In the 12th year of Tribhuvanachakravartin Kulottunga deva (presumably III), there is a grant jointly made by the Nishadarajan and Udaiyar Tiruppuvanam Udaiyar Tachchacharyan Udaiyar alias Adi Acharyan [Inscriptions of the Pudukkottah State, 147). Evidently the latter was the temple architect.
From an undated inscription (ARE 13 of 1909), we find that the steps and the verandah around the shrine (tirunadai-maligai) were built by one Nilaimai Alagiyan; from an 18th year record (a.d. 1196) of Tribhuvana-chakravartin Kulottunga Chola deva (III) (ARE 5 of 1909), we find that a gift of land was made by one Tiruk-kodungunram udaiyan Alagiya Devan alias Nishadarajan in favour of a matha called Nilamai Alagiya tiru-madam, evidently a matha built within the temple by, or on behalf of, Nilaimai Alagiyan. Hence we can presume that this matha and also the verandah and the steps were constructed in the days of Rajaraja II.
The Editor of the Pudukkottai State Gazetteer has contended that the temple of Cholisvaram (its modern name) would appear to have been built by Rajaraja II in memory of his great-grandfather Kulottunga I (who was earlier known as Rajendra Chola II). This seems rather far-fetched, though it is not impossible, because, in spite of the apparent gap of generations, Rajaraja II ascended the throne within 26 years of the death of Kulottunga I. It is however reasonable to conclude that the temple was built in the name of the local chief Nishadarajan, who, as we saw, bore the name of Rajendra Solakeralan.
As to when the Amman shrine inside this temple was consecrated we have no direct evidence: but it must.have come into existence certainly within two or three decades of the main shrine, as we find that one Tirukkodungunram udaiyan Keralan alias Nishadarajan (perhaps the successor of Rajendra Solakeralan) makes certain presents to the shrine of Tirukkamakkottam-udaiya-Aludaiya-nachchiyarin the temple of Rajendrasolisvaram Udaiyar, in the 23rd year of Jatavarman Tribhuvanachakravartin Kula-sekharadeva (a.d. 1213; ARE 10 of 1909), which would show that this border area was wrested from Chola control in the last days of Kulottunga III (a.d. 1178-1218).
The garbhagriha, the ardhamandapa and the mahamandapa form a single architectural unit. The sanctum rises over a moulded adhishthanam, having an octagonal kumudam. The pilasters are square with thick palagais and bevelled corbels. The cornice is thin, and the kudus are plain. The niches on the projecting posts of the three sides have square pilasters with arched tops, while those in the recesses are surmounted by pancharams. The southern niche contains a sculpture of Jnana Dakshinamurti and the northern one of Brahma, while the western is empty. Pieces of the original vyalavari, which were evidently removed when the brick vimanam was renovated, have now been built into the prakara wall. At the junction of the ardhamandapa with the sanctum, and in the middle along its length, there are empty niches, each of which is surmounted by an arch; on either side of the central niche are two shallow niches surmounted by pancharams. Between the ardhamandapa and mahamandapa there is a porch, with doorways on the south and north which are now closed. There is a niche surmounted by pancharams on either side of the entrance to the sanctum. The pillars inside the mahamandapa are cylindrical and carry tenoned corbels. To the north of the mahamandapa is the Amman shrine which is a crude imitation of the main shrine. Among the bronzes in this temple is a Somaskanda group belonging to the Later Chola period. (Pis. 257-60).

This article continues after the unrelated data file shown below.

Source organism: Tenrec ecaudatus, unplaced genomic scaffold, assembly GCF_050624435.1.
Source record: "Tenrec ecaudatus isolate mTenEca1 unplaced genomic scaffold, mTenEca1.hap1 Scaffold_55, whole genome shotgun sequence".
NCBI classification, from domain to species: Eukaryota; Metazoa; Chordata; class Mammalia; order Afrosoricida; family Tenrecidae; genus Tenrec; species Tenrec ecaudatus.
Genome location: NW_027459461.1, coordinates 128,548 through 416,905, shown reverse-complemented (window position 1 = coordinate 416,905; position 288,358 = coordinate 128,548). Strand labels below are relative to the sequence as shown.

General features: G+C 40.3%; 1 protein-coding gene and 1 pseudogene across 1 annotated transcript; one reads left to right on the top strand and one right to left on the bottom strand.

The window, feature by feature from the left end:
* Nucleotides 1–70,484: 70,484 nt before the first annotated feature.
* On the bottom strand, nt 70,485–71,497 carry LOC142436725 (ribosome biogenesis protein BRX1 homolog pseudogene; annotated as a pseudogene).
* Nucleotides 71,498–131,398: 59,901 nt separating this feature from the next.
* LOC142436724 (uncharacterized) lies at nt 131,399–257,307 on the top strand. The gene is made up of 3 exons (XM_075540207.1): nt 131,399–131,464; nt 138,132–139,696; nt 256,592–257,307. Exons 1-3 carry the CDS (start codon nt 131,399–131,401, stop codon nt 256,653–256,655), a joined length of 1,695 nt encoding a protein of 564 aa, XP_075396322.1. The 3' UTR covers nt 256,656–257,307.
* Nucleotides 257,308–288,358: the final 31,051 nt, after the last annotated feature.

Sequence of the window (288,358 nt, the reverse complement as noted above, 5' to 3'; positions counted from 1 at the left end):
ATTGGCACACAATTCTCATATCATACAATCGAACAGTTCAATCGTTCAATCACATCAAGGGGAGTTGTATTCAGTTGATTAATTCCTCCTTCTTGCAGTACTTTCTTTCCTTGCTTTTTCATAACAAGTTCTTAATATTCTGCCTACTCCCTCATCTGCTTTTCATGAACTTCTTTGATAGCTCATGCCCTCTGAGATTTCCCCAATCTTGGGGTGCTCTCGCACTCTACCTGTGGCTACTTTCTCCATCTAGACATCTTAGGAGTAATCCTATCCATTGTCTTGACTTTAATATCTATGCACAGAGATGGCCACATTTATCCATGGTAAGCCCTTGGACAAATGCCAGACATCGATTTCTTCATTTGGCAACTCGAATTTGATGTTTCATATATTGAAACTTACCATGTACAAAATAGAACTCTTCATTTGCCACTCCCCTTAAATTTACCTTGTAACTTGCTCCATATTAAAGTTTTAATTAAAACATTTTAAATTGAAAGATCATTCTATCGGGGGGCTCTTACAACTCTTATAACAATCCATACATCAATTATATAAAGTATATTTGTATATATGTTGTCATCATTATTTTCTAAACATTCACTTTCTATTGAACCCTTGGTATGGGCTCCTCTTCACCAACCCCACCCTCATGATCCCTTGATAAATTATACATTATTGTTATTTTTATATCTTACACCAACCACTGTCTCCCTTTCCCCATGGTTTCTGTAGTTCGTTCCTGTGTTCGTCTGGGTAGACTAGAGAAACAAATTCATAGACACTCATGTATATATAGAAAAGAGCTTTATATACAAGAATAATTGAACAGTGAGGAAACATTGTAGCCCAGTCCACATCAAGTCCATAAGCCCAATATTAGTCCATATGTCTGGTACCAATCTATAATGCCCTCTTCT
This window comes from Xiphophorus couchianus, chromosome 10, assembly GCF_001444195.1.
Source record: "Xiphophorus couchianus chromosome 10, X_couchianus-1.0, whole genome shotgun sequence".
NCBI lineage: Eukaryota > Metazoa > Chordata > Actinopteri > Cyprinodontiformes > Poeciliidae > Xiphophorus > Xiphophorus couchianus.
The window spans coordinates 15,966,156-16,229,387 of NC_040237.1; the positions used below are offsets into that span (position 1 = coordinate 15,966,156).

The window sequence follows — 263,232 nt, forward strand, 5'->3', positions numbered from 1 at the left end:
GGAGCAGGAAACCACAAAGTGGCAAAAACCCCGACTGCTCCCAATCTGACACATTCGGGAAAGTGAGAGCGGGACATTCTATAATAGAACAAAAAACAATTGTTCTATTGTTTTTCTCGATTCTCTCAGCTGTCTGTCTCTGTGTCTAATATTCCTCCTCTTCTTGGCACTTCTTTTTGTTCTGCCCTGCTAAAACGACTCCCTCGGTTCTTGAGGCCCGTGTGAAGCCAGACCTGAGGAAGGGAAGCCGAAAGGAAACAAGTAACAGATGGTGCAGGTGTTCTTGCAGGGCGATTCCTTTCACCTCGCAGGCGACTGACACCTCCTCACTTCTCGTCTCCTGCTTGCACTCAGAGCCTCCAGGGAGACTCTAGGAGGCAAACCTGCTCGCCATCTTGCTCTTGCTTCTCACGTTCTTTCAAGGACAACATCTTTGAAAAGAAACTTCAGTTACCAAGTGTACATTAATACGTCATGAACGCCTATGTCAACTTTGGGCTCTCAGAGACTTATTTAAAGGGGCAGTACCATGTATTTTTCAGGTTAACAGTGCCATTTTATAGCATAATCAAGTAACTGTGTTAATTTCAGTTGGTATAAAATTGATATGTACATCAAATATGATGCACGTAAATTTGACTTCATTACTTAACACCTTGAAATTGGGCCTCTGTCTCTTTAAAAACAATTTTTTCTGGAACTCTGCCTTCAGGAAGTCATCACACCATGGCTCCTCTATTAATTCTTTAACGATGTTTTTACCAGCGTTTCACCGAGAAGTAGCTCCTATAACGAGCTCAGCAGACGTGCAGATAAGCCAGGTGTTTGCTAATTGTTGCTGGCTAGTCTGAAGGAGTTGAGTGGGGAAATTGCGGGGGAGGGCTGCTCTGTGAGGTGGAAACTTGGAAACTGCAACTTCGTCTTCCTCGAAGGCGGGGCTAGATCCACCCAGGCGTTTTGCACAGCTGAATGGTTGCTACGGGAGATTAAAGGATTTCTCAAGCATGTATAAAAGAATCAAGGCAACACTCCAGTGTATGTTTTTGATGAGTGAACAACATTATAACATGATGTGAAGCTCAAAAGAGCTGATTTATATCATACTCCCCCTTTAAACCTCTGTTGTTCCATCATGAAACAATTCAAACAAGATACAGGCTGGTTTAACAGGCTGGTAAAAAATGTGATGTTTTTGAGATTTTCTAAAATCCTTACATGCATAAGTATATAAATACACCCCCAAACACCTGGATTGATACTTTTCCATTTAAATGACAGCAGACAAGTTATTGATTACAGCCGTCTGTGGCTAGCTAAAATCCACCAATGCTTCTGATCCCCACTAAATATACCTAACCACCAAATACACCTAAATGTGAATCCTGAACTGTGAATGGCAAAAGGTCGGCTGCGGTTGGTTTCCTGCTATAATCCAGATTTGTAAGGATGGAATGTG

The Vishnu temple to the west of the village must have come into existence in the days of Maravarman Sundara Pandya I, two of whose dated inscriptions are found in the temple. There are also six inscriptions found on it belonging to Saka years 1367 to 1375 (a.d. 1445-53), which refer to the temple of Alagiyaperumal Vinnagara Emperuman at Ponnamarapadi situated to the west of the village. There is a reference to a servant of the temple, who sang the hymns of Sadagopan (i.e., Nammalvar). This is a much later foundation, of the period of Maravarman Sundara Pandya of the Later Pandyas.
Footnotes and references:
See p. 76, Kopperunjingan (Tamil), by S.R. Balasubrahmanyam; alio see Chapter 11 (on Kulottunga III) of the present work.